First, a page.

The Daily Tar Heel
Printing news. Raising hell. Since 1893.
Friday, Feb. 23, 2024 Newsletters Latest print issue

We keep you informed.

Help us keep going. Donate Today.
The Daily Tar Heel

Turning over a new leaf: Fallen tree repurposed into Hillsborough art project

Installation Artist Jonathan Brilliant poses with his newest installation in River Park in Downtown Hillsborough, NC on Mar. 25. More of his work can be seen at

Nearly four years ago, a 250-year old Southern red oak tree fell on Calvin Street in Hillsborough during Hurricane Florence. 

Many Hillsborough residents wanted to see an art piece come out of this problem, Mollie Thomas, executive director of the Hillsborough Arts Council, said. 

And following community input, the wood from the tree has been repurposed into a permanent art installation: the River Park Arch. The project opened to the public on March 15. 

“Because Hillsborough is known for honoring history and celebrating the arts so well, that was kind of the natural path that was taken,” Thomas said. 

The project was developed by the Hillsborough Arts Council in partnership with the Orange County Arts Commission and local government representatives.

Katie Murray, director of the Orange County Arts Commission, said the Calvin Street tree was part of a group of protected trees in Hillsborough known as “treasure trees," which are nominated because of their age. 

The tree, which stood in a prominent spot, changed the town's skyline when it fell. 

“We knew we couldn't just, you know, send the wood off to a mill,” Murray said. "We needed to do something with it."

After an extensive jurying process, Raleigh-based installation artist Jonathan Brilliant was selected among 32 applicants to move forward with his proposal to repurpose the wood in the shape of an arch.

He envisioned that the arch appears like an integral part of the Town's environment.

“The hope is that in the end, it looks like it belongs here, it makes sense for the space and the viewer just sees that always,” he said.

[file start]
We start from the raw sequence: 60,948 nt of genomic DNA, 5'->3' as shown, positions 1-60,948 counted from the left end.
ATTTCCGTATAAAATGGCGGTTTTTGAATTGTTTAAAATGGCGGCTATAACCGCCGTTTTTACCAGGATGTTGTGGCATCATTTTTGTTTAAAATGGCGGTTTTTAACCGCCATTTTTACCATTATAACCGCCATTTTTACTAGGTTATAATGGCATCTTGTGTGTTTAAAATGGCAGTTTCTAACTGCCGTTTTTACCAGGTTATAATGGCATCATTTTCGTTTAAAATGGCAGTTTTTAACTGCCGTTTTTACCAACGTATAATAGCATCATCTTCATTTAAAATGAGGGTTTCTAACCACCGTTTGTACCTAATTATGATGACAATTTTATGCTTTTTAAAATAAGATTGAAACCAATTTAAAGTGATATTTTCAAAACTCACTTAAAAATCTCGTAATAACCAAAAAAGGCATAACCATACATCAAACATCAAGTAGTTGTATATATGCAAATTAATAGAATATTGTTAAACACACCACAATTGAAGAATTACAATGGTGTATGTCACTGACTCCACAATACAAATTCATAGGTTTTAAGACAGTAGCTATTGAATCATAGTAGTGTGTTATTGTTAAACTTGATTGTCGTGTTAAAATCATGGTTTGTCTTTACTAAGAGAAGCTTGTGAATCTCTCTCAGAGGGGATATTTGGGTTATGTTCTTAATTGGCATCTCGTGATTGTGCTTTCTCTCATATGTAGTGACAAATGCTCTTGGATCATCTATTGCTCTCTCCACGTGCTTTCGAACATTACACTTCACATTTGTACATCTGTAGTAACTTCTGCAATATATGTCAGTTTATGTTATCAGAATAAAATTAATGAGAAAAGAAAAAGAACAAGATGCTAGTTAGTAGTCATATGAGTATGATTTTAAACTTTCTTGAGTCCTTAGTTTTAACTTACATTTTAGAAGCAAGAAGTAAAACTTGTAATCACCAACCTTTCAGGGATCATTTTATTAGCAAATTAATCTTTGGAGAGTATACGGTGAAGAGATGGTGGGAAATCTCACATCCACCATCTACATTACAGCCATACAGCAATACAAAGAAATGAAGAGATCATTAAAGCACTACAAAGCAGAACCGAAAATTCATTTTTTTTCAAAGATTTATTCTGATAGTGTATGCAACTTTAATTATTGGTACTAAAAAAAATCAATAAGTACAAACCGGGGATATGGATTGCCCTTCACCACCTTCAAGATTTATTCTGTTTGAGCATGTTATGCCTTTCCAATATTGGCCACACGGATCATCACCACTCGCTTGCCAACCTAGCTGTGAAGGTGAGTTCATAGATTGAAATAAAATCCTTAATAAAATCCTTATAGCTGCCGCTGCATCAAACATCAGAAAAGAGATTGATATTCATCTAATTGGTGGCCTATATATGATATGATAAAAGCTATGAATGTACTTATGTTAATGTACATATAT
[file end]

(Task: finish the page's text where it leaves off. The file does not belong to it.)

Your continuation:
Brilliant said the wood from the tree was processed into lattice strips — thin, flexible pieces of wood — which he then used to create the arch’s woven design around a metal frame.

At the base of the arch, Thomas said there are round structures that pay homage to the shape of huts that were inhabited by the Occaneechi tribe along the Eno River during the 17th century. 

In order to fund the project, the Mary Duke Biddle Foundation donated a $20,000 grant, which covered costs associated with wood preparation, materials and artist compensation.

Brilliant finished assembling the project on Friday. Members of the public were invited to view the structure and meet Brilliant during the Hillsborough Arts Council’s LastFridays Art Walk that same day.

Thomas said this Art Walk, which is the first since the start of the COVID-19 pandemic, lined up with the installation's completion.

“The fact that this is the first official LastFridays Art Walk of the season for 2022 and the artist is finishing up this weekend on the project just makes for a really wonderful celebration of all that we've managed to get through over the past two years,” she said. 

For more information on the Art Walk, visit the Hillsborough Art Council website


@DTHCityState |

To get the day's news and headlines in your inbox each morning, sign up for our email newsletters.

Special Print Edition
The Daily Tar Heel Victory Paper for February 5, 2024

More in Hillsborough

More in City & County

More in The OC Report

More in City & State